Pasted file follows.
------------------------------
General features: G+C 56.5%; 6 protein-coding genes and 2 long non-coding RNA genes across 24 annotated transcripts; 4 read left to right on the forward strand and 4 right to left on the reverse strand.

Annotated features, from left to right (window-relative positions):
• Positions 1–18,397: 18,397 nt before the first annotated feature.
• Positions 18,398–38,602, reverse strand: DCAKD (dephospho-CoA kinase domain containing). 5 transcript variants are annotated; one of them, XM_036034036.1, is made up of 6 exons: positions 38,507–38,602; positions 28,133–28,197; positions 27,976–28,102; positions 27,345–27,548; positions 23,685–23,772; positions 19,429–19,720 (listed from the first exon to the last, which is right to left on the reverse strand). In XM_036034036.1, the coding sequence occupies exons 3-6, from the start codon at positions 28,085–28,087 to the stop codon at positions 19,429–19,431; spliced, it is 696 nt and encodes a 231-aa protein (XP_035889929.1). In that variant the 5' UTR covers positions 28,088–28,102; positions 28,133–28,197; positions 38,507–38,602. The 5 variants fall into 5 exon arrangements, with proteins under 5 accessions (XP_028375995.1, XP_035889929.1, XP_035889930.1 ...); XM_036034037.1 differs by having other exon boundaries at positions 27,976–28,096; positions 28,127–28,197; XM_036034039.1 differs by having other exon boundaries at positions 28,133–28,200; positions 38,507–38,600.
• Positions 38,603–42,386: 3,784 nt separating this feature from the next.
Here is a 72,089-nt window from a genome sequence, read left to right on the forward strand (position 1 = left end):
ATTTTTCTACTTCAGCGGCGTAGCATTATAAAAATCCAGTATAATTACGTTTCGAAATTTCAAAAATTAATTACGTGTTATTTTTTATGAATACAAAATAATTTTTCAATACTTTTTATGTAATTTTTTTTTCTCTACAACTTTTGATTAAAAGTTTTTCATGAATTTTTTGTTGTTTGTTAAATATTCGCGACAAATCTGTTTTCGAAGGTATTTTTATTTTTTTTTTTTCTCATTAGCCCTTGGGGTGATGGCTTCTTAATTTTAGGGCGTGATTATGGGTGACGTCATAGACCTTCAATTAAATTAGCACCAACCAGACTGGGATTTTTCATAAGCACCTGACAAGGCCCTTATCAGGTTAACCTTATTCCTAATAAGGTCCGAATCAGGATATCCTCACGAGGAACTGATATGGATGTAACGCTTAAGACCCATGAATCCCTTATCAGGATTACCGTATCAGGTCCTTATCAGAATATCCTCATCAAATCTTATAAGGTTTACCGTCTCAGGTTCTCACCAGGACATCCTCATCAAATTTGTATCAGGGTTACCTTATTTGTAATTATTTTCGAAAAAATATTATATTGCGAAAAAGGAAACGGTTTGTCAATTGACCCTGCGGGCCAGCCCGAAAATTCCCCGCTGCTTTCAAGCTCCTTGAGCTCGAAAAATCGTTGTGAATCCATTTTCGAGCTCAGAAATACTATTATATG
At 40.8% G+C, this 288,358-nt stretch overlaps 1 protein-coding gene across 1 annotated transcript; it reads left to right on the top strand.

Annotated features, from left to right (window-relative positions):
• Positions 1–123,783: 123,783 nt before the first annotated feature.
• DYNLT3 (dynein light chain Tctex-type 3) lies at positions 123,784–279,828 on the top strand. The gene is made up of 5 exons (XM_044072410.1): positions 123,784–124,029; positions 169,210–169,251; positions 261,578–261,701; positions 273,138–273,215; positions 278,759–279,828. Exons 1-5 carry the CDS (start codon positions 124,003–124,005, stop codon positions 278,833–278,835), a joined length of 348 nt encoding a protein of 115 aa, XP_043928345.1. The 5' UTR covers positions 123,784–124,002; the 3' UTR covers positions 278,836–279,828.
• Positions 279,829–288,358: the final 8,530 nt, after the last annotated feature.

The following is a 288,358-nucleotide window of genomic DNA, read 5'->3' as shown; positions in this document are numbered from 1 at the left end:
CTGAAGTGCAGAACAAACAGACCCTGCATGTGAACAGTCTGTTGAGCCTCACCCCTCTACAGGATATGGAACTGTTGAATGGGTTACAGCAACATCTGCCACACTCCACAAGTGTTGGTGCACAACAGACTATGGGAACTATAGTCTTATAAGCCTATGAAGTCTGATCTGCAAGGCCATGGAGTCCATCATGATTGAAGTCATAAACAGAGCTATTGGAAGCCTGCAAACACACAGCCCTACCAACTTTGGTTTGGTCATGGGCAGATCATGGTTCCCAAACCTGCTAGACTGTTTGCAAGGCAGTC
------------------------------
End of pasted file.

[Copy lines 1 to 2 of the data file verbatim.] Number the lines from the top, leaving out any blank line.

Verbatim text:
General features: G+C 56.5%; 6 protein-coding genes and 2 long non-coding RNA genes across 24 annotated transcripts; 4 read left to right on the forward strand and 4 right to left on the reverse strand.

Annotated features, from left to right (window-relative positions):